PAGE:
Tuesday, 7 April 2015

1001 Critical Days

1001 critical days 

Sue Ranger, consultant clinical psychologist, within our Infants Mental Health team was invited to help develop the  1001 Critical Days Report, which was launched recently. Here she shares details of her experience...

"Tim Loughton, MP and former Children’s Minister, said that tackling child mental health issues and maltreatment in the first two years of life should be no less of a priority for politicians as defending the realm.

He made the comments ahead of the launch of an Inquiry conducted by the All Party Parliamentary Groups for Conception to Age 2- first 1001 days into perinatal mental health and child maltreatment. It suggests that the cost of failing to deal with these issues is estimated to be £23 billion, half of annual defence spending of £43billion, and that poor parental / child attachment can be passed down from one generation to the next, creating a vicious cycle and damaging environment in which to grow up.

The report is the culmination of months of inquiry sessions, which took evidence from a committee panels of experts and parliamentarians, to investigate the various factors that affect the emotional and social development of children from conception to age 2. The report was launched on Wednesday 25 February at the Speaker’s House in Parliament where a number of leading academics, clinicians and policy makers in the field were in attendance.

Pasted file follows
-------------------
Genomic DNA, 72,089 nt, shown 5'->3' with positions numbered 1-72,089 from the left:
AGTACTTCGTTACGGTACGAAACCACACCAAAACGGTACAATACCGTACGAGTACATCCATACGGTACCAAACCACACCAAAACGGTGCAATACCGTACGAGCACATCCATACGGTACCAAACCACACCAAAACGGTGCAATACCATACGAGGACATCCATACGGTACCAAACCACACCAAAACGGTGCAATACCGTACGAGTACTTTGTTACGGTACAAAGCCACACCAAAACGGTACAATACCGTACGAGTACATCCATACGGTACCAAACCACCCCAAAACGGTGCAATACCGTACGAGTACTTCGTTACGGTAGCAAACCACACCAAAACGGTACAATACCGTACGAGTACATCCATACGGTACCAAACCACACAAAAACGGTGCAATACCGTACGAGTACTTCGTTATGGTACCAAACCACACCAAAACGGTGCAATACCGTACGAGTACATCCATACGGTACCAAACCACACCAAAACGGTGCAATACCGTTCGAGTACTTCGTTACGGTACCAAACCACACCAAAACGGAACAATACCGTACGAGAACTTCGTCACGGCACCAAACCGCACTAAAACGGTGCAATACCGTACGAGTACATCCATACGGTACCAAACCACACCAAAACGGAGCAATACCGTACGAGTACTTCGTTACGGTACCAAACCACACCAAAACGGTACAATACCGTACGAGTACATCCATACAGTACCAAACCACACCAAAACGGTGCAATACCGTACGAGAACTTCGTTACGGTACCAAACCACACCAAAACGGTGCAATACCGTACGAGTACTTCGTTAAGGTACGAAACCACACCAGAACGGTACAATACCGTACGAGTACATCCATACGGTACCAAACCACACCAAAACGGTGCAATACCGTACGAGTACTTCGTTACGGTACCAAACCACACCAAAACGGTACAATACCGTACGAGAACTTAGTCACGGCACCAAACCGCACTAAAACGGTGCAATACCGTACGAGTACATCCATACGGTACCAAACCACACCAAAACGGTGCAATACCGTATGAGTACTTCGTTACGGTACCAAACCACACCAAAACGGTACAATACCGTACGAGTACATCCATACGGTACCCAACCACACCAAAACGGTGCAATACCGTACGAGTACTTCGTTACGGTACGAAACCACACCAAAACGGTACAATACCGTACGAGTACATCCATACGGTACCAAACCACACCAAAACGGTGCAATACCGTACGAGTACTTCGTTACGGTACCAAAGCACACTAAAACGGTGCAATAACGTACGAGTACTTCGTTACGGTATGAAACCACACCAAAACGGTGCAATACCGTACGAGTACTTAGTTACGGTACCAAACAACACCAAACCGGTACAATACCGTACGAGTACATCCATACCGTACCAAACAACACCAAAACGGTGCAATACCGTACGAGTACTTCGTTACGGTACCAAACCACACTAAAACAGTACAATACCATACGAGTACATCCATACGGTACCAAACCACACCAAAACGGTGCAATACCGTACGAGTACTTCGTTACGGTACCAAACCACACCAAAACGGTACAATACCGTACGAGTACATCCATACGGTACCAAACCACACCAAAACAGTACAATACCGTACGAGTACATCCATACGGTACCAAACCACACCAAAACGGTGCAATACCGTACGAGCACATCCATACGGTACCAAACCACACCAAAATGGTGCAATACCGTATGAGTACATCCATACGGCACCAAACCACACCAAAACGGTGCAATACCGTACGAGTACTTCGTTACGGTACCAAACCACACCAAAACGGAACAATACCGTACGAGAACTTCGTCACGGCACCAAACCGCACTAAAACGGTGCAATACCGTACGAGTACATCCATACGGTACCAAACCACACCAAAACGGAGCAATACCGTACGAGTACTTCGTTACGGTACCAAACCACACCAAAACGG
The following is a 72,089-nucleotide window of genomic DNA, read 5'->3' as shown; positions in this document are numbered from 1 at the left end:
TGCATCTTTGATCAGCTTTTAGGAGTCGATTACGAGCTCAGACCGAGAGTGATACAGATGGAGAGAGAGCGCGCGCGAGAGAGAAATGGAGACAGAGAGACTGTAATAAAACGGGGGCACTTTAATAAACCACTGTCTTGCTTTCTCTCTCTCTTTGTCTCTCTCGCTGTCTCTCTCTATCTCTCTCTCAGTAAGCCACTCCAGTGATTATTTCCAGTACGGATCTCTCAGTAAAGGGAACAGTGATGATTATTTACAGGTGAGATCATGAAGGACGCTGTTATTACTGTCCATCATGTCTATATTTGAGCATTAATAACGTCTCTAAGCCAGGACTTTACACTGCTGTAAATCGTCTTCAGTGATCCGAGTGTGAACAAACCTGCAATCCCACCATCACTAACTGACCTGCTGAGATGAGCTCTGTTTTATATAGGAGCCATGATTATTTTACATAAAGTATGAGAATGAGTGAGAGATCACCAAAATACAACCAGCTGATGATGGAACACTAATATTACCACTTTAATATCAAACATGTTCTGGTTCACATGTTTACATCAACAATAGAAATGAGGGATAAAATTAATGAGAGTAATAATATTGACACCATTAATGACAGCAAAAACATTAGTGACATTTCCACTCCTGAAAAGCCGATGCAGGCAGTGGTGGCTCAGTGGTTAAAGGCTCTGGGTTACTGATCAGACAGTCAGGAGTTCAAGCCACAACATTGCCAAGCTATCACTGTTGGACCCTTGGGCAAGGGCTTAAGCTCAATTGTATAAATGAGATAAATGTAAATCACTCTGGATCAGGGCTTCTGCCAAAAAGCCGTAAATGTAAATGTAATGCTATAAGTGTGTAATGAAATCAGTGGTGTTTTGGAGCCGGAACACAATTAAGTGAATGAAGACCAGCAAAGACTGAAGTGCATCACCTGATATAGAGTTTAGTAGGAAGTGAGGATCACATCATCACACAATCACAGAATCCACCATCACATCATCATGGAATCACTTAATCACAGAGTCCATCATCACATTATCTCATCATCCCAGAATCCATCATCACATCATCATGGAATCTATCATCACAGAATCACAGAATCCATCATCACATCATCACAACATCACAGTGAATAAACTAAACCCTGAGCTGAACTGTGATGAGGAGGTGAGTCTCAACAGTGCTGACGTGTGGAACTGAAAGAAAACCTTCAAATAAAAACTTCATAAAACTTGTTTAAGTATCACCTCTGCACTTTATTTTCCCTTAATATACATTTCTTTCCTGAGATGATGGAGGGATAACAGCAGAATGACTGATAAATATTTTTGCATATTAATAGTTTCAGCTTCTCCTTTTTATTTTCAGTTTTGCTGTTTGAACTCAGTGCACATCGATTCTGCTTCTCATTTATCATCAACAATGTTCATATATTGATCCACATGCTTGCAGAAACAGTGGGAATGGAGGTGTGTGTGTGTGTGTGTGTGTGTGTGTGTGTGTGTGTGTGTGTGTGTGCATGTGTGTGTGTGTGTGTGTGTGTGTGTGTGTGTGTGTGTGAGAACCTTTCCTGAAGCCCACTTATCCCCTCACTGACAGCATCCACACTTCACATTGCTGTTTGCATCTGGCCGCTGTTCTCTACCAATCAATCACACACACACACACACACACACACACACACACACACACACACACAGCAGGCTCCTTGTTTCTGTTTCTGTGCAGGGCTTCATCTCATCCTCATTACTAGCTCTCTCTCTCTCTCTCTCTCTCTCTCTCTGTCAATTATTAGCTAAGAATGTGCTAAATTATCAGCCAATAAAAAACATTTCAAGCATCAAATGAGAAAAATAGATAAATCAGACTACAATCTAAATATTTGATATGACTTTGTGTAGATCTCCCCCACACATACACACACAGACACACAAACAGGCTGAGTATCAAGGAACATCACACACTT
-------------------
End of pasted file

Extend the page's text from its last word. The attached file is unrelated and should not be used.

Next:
The over-arching inquiry pulls together previous research in the area to offer two main conclusions:
One is that to deliver socially and emotionally capable children at age 2, local policies need to be based on a commitment to primary prevention. The evidence presented in the Inquiry strongly indicates that identification of need should take place before the child is harmed, not after. Therefore, inspection should look closely at primary prevention measures which would deliver this result.

The second conclusion is that, without intervention, there will be in the future, as there has been in the past, high intergenerational transmission of disadvantage, inequality, dysfunction and child maltreatment and the economic value of breaking these cycles will be enormous. In addition, the report offers nine recommendations, which it says are practical, achievable but, above all, the minimum essential if society is to tackle these issues. 

I was lucky enough to be one of those invited to contribute to the process of gathering evidence and opinion to inform the new ‘Building Great Britons’ report on the vital importance of supporting infants and their families in the period from conception to the child’s second birthday. My involvement meant attending a series of several meetings in the beautiful wood panelled meeting rooms in the Houses of Parliament over a period of five months from September 2014 to February 2015 and providing verbal and written comments on the importance of early attachment relationships and support for infants and their families in the earliest days of a child’s life.